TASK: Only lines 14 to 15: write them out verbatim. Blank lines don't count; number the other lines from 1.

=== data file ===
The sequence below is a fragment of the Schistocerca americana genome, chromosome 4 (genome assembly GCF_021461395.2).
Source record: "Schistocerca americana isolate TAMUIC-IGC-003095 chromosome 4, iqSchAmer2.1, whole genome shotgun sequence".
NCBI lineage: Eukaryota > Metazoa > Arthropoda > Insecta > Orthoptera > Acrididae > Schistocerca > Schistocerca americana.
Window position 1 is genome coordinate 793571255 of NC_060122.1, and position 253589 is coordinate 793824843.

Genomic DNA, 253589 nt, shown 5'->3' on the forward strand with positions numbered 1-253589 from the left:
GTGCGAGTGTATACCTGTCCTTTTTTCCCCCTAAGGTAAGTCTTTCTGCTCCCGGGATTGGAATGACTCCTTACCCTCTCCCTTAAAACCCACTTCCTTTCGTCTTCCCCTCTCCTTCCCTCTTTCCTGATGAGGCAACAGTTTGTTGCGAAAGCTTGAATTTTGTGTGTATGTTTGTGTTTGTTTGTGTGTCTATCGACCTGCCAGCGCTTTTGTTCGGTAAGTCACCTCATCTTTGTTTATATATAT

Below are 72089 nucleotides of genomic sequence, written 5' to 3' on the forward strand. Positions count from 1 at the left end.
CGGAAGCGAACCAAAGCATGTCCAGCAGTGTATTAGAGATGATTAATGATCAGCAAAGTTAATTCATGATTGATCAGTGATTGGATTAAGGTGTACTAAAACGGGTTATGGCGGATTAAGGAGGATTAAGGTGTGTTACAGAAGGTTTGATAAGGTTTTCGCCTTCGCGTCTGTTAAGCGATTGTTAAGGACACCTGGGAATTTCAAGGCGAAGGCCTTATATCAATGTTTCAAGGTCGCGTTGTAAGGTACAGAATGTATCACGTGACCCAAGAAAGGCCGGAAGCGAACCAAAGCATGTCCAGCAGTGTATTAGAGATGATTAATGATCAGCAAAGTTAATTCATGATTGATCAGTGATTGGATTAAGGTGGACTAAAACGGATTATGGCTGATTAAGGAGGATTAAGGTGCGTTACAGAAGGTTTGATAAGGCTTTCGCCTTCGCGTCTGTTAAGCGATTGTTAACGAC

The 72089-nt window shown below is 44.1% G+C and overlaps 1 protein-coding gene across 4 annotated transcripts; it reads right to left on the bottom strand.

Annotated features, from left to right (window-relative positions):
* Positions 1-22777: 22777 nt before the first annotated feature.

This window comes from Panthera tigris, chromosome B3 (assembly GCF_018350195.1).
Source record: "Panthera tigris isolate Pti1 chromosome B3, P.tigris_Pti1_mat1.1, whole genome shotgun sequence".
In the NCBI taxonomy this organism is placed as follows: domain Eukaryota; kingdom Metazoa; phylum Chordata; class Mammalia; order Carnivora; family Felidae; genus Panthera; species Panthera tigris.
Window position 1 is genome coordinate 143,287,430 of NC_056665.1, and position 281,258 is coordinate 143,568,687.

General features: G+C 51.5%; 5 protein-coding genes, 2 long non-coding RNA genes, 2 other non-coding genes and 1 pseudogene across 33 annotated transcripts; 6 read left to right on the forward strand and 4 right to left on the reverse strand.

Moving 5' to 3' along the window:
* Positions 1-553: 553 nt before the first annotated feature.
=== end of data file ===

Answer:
In the NCBI taxonomy this organism is placed as follows: domain Eukaryota; kingdom Metazoa; phylum Chordata; class Mammalia; order Carnivora; family Felidae; genus Panthera; species Panthera tigris.
Window position 1 is genome coordinate 143,287,430 of NC_056665.1, and position 281,258 is coordinate 143,568,687.